Climate Change's Unexpected Consequence: Crime
Thinking about climate change can bring to mind many questions. How much does the average global temperature have to go up for us to reach the point of no return? What's its effect going to be on wildlife? What about on our life? And these are just some of the questions. But a new study finds that we may already be seeing a rather unexpected consequence of global warming: Crime rates are rising.
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Although the correlation between the to may come as a surprise, criminologists have long suspected crime rates to rise with the temperatures. The 2003 book, Climate Change from a Criminological Perspective, notes that the crime stems from issues regarding land use, water rights, biosecurity, and food production and distribution. These issues then trickle down to the masses, causing economic distress, among many other things, and leading to other crimes like burglary, rape, assault, and murder.
For the current study, economist Matthew Ranson of Abt Associates, a research and consulting firm in Massachusetts, looked at 30 years of crime and weather data throughout almost 3,000 counties in the United States. Based on this data, which included crime rates, and statistical models, his study estimates the crime rates climate change would cause.
"Between 2010 and 2099, climate change will cause an additional 22,000 murders, 180,000 cases of rape, 1.2 million aggravated assaults, 2.3 million simple assaults, 260,000 robberies, 1.3 million burglaries, 2.2 million cases of larceny, and 580,000 cases of vehicle theft in the United States," when compared to rates without climate change, Ranson wrote in his study's abstract. In all, social costs could go as high as $115 billion from these crimes.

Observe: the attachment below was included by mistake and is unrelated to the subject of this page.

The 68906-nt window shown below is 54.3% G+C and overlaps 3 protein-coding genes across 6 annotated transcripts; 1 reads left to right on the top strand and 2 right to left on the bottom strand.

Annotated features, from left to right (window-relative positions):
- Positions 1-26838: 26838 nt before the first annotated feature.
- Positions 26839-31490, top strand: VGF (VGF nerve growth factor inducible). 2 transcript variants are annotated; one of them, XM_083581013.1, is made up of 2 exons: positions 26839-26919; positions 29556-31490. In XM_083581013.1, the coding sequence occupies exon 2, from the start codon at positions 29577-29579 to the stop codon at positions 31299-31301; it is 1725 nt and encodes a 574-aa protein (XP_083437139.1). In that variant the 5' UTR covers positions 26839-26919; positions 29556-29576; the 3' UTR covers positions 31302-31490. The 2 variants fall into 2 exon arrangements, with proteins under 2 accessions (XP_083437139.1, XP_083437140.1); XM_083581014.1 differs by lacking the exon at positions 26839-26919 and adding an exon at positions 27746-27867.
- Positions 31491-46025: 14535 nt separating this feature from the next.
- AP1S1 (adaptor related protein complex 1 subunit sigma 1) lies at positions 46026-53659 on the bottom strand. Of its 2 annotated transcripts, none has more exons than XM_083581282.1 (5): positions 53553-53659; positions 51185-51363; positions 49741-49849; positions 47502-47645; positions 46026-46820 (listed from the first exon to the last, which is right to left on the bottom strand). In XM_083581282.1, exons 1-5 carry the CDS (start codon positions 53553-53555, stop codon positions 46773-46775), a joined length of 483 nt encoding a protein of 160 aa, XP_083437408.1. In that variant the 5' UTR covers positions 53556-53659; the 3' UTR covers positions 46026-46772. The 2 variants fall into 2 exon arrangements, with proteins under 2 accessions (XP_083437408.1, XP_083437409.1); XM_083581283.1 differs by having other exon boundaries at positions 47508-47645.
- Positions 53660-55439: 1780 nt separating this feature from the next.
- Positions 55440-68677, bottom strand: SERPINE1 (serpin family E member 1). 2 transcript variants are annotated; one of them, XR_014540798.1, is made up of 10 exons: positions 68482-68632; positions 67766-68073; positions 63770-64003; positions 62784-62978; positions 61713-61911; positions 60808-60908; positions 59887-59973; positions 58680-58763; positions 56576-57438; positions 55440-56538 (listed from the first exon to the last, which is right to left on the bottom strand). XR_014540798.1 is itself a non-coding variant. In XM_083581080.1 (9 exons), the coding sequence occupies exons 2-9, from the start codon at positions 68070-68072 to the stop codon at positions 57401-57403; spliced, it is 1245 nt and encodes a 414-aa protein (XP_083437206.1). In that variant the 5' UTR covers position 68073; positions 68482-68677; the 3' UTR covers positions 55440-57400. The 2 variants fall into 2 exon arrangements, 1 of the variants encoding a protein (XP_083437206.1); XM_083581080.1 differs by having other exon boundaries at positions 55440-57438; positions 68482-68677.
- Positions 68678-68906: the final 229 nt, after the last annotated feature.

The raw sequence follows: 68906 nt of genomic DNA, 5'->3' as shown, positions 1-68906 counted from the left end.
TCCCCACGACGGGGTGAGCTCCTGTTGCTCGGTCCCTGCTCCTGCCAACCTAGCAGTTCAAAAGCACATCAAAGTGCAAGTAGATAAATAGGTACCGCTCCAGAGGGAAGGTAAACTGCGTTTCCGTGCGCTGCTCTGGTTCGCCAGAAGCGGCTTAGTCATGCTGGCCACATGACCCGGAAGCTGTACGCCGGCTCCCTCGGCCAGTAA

The additional crimes amount to 2.2 percent increase in murders, a 3.1 percent increase in rape cases, a 2.3 percent increase in aggravated assault, a 1.2 percent increase in simple assault, a one percent increase in robberies, a 0.9 percent increase in burglaries, a 0.5 percent increase in larcenies, and a 0.8 percent increase in vehicle theft, The Los Angeles Times reported.
"A one percent to three percent increase in a particular crime may seem modest," Ranson told The L.A. Times. "But for victims, survivors and law enforcement, the burden of those numbers can be very substantial. The broader context here is that climate change will influence our lives in a variety of ways beyond how much water we can spare for such things as farming. Now, there is reason to believe it will also impact social connections in our neighborhoods, the amount of time we allow our children to spend outside, and how much we are willing to spend on law enforcement."
In order to manage the overall increase in crimes - the estimate ranges from 1.5 to 5.5 percent - the country would have to increase its police force by four percent, the study found.
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